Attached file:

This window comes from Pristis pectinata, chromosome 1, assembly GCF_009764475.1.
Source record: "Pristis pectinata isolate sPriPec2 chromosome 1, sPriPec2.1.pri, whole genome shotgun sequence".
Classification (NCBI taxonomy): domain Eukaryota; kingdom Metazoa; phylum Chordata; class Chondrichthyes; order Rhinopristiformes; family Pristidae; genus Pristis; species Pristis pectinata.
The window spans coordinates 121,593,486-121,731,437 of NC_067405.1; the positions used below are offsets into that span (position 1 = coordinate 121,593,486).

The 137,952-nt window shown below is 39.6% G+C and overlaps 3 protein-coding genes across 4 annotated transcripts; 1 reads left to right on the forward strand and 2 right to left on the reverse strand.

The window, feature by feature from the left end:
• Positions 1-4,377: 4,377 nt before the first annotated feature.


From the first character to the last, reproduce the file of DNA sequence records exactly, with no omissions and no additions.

This window comes from Pristis pectinata, chromosome 1, assembly GCF_009764475.1.
Source record: "Pristis pectinata isolate sPriPec2 chromosome 1, sPriPec2.1.pri, whole genome shotgun sequence".
Classification (NCBI taxonomy): domain Eukaryota; kingdom Metazoa; phylum Chordata; class Chondrichthyes; order Rhinopristiformes; family Pristidae; genus Pristis; species Pristis pectinata.
The window spans coordinates 121,593,486-121,731,437 of NC_067405.1; the positions used below are offsets into that span (position 1 = coordinate 121,593,486).

The 137,952-nt window shown below is 39.6% G+C and overlaps 3 protein-coding genes across 4 annotated transcripts; 1 reads left to right on the forward strand and 2 right to left on the reverse strand.

The window, feature by feature from the left end:
• Positions 1-4,377: 4,377 nt before the first annotated feature.